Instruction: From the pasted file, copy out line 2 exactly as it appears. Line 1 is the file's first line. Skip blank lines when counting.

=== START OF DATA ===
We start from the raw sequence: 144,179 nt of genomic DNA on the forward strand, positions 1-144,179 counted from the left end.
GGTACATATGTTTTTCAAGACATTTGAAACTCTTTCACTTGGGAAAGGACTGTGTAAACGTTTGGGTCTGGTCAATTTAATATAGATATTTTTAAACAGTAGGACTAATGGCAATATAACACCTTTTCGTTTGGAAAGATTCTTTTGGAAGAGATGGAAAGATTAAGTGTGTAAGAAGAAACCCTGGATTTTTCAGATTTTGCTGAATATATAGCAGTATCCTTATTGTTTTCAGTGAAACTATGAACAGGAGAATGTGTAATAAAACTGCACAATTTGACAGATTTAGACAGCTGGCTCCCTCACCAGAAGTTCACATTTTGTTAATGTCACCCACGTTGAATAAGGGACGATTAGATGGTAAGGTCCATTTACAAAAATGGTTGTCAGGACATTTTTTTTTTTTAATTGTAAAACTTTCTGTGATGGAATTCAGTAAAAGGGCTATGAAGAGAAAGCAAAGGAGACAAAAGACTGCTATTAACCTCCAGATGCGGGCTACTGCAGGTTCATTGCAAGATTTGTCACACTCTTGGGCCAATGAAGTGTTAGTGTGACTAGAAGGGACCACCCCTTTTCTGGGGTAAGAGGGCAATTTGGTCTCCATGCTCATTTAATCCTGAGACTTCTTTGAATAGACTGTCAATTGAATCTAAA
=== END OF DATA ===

GGTACATATGTTTTTCAAGACATTTGAAACTCTTTCACTTGGGAAAGGACTGTGTAAACGTTTGGGTCTGGTCAATTTAATATAGATATTTTTAAACAGTAGGACTAATGGCAATATAACACCTTTTCGTTTGGAAAGATTCTTTTGGAAGAGATGGAAAGATTAAGTGTGTAAGAAGAAACCCTGGATTTTTCAGATTTTGCTGAATATATAGCAGTATCCTTATTGTTTTCAGTGAAACTATGAACAGGAGAATGTGTAATAAAACTGCACAATTTGACAGATTTAGACAGCTGGCTCCCTCACCAGAAGTTCACATTTTGTTAATGTCACCCACGTTGAATAAGGGACGATTAGATGGTAAGGTCCATTTACAAAAATGGTTGTCAGGACATTTTTTTTTTTTAATTGTAAAACTTTCTGTGATGGAATTCAGTAAAAGGGCTATGAAGAGAAAGCAAAGGAGACAAAAGACTGCTATTAACCTCCAGATGCGGGCTACTGCAGGTTCATTGCAAGATTTGTCACACTCTTGGGCCAATGAAGTGTTAGTGTGACTAGAAGGGACCACCCCTTTTCTGGGGTAAGAGGGCAATTTGGTCTCCATGCTCATTTAATCCTGAGACTTCTTTGAATAGACTGTCAATTGAATCTAAA